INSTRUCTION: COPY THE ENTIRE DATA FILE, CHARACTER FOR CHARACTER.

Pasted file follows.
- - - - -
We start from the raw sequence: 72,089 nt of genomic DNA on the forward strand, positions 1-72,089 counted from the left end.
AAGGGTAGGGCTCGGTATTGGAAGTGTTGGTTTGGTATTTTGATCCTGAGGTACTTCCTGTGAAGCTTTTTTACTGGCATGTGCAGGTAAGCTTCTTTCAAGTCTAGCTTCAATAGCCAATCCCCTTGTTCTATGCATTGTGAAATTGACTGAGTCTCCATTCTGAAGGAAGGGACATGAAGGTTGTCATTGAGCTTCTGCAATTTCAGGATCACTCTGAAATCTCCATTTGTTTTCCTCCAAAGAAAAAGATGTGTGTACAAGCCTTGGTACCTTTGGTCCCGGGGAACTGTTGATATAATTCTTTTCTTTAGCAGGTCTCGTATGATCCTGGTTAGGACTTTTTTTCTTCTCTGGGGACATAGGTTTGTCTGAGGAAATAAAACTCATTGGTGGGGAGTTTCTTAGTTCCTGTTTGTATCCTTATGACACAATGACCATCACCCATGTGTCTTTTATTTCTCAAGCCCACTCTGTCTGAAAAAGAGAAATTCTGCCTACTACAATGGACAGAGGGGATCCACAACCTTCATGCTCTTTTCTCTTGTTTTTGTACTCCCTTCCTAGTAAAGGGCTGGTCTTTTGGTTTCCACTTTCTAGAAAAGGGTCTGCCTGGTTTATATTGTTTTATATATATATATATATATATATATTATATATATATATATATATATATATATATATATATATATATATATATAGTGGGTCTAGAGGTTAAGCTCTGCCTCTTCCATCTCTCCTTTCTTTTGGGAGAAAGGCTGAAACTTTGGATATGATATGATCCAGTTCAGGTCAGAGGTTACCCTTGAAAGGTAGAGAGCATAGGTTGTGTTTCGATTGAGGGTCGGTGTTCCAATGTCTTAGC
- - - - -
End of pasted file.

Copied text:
We start from the raw sequence: 72,089 nt of genomic DNA on the forward strand, positions 1-72,089 counted from the left end.
AAGGGTAGGGCTCGGTATTGGAAGTGTTGGTTTGGTATTTTGATCCTGAGGTACTTCCTGTGAAGCTTTTTTACTGGCATGTGCAGGTAAGCTTCTTTCAAGTCTAGCTTCAATAGCCAATCCCCTTGTTCTATGCATTGTGAAATTGACTGAGTCTCCATTCTGAAGGAAGGGACATGAAGGTTGTCATTGAGCTTCTGCAATTTCAGGATCACTCTGAAATCTCCATTTGTTTTCCTCCAAAGAAAAAGATGTGTGTACAAGCCTTGGTACCTTTGGTCCCGGGGAACTGTTGATATAATTCTTTTCTTTAGCAGGTCTCGTATGATCCTGGTTAGGACTTTTTTTCTTCTCTGGGGACATAGGTTTGTCTGAGGAAATAAAACTCATTGGTGGGGAGTTTCTTAGTTCCTGTTTGTATCCTTATGACACAATGACCATCACCCATGTGTCTTTTATTTCTCAAGCCCACTCTGTCTGAAAAAGAGAAATTCTGCCTACTACAATGGACAGAGGGGATCCACAACCTTCATGCTCTTTTCTCTTGTTTTTGTACTCCCTTCCTAGTAAAGGGCTGGTCTTTTGGTTTCCACTTTCTAGAAAAGGGTCTGCCTGGTTTATATTGTTTTATATATATATATATATATATATATTATATATATATATATATATATATATATATATATATATATATATATATAGTGGGTCTAGAGGTTAAGCTCTGCCTCTTCCATCTCTCCTTTCTTTTGGGAGAAAGGCTGAAACTTTGGATATGATATGATCCAGTTCAGGTCAGAGGTTACCCTTGAAAGGTAGAGAGCATAGGTTGTGTTTCGATTGAGGGTCGGTGTTCCAATGTCTTAGC